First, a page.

Every city on the Reach Out Tour will feature a Geek Lab happening in parallel to the Blogging Basics track and each city’s Custom track. Part OpenSpace, part mentoring program, part hack-fest. If you’re an advanced geek, here’s your all-day Birds of a Feather opportunity. If you’re not an advanced geek, here’s where you’ll find them…and find answers.

Whoever shows up will either get help or give help, or — in the case of most people — both.  I’m going to ask you about your experience levels, remind you that the stuff you already know is immensely valuable, and find out what directions you’re trying to grow in. Then we’ll skip the rest of the small talk and dive immediately into making our blogs better.

Between a core group of traveling smart folks (like blog hacker extraordinaire Liz Henry) and your fellow conference attendees, the Geek Lab will have the resources to help you with pretty much anything you’re looking for.

There’s a palpable energy that builds in the air whenever you get a room full of mostly-women into brainstorming and creative problem-solving mode, especially when technology is involved. It’s exciting and inspiring, and it leaves you with a renewed motivation to hack and revise your entire world.

Here’s what I’ve found from other events like this:

  • If you don’t know what you want help with, you’ll figure it out as soon as you start talking.
  • If you don’t know how you can help other people, you’ll figure it out as soon as they start talking.
  • Getting help is wonderful.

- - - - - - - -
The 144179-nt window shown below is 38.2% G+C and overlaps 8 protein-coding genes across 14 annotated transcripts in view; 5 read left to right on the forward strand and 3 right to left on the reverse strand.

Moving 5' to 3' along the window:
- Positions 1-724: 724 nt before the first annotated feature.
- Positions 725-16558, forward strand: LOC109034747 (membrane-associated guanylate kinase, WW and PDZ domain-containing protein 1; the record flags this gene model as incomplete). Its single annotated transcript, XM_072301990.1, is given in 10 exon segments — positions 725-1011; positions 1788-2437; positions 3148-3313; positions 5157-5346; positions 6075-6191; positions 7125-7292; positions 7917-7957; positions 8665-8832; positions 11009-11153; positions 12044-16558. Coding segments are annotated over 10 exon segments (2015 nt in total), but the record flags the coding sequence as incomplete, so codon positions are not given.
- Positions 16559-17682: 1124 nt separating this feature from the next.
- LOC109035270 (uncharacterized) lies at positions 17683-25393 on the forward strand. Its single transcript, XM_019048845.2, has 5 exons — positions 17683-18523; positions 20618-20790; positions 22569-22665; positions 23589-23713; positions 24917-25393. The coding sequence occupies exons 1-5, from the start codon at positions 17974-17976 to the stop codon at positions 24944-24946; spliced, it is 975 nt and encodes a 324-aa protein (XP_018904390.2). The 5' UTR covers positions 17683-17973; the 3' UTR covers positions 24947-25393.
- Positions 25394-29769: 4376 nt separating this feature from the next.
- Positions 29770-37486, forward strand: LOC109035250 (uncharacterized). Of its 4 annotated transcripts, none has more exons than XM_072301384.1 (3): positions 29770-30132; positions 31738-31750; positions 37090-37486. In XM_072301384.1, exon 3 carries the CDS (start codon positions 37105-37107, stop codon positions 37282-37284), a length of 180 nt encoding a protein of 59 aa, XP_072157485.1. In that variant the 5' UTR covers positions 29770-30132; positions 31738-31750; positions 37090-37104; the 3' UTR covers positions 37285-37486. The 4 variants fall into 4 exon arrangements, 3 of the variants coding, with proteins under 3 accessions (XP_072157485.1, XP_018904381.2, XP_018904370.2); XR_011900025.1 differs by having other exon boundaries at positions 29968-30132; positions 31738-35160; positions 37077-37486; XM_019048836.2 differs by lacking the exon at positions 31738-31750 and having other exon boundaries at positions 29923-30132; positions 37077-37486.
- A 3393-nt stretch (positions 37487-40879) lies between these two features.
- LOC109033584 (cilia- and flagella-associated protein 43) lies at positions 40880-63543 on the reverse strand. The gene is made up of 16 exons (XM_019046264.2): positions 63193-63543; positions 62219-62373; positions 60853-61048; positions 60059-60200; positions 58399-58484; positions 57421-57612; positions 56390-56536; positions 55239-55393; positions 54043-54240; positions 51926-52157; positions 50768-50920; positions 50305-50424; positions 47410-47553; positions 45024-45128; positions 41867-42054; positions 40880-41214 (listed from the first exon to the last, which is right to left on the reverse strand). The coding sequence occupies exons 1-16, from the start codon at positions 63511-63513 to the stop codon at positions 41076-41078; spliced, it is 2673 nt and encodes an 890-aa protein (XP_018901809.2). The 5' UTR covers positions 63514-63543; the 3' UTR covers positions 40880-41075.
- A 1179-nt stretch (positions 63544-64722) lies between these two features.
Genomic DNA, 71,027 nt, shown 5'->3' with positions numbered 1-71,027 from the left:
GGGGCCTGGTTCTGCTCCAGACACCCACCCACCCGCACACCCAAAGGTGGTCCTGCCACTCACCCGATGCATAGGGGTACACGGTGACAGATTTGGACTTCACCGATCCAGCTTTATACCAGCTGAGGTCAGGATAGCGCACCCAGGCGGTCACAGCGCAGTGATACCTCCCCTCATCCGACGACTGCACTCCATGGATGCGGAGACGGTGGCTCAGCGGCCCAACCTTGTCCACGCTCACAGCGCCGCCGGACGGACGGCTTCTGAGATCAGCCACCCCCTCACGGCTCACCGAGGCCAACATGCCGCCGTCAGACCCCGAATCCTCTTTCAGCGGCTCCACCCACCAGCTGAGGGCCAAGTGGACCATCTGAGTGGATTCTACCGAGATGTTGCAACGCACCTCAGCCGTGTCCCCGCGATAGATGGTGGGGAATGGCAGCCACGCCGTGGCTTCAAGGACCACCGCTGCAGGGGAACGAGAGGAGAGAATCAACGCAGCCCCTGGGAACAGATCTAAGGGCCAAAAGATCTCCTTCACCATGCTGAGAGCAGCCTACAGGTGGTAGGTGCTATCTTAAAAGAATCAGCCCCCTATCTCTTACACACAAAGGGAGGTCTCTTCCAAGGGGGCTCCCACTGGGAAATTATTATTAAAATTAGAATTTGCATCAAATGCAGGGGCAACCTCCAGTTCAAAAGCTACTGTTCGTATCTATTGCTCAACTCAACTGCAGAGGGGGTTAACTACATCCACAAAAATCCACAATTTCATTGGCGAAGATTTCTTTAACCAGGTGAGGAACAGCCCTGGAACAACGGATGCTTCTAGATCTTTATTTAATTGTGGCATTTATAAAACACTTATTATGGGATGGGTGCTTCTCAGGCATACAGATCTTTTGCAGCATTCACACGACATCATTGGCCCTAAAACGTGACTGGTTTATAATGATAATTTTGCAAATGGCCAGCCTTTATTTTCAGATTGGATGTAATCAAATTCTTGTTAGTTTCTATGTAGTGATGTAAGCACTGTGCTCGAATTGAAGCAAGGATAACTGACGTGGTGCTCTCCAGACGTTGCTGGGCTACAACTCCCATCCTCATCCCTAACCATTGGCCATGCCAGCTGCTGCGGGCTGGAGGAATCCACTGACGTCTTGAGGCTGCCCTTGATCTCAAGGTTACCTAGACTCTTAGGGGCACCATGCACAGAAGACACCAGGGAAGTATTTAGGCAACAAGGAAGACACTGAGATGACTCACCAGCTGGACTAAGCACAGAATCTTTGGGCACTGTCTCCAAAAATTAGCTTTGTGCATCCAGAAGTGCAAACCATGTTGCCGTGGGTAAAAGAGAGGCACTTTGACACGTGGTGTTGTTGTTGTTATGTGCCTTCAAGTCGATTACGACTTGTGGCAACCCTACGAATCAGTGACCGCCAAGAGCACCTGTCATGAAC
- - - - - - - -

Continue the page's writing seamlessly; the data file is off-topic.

• Being helpful is one of the most satisfying feelings in the world.

So if you’ll be at the conferences and you’d like some personalized bursts of brilliance, just show up to the Geek Lab, find the woman with the shaved head, and say hello.  The rest will take care of itself.

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i heart blogherI spent four long days at my grandmother’s hospital bedside in New Hampshire and got back here just in time for BlogHer.  That is to say, I’ve been on emotional input overload for the last week, and my brains are a little muddled.  That is to say, the post that I’d like to write about where BlogHer is in the context of its own history and the broader evolution of social media will have to wait.  And so will the post about all the neat stuff I learned at panels this weekend.  In the meantime, I want to give you the post where I shower lots of people with the love that’s still ricocheting around in my brain from the last few days, because that’s what matters right now. That is to say, if you don’t like love, you should probably just stop reading.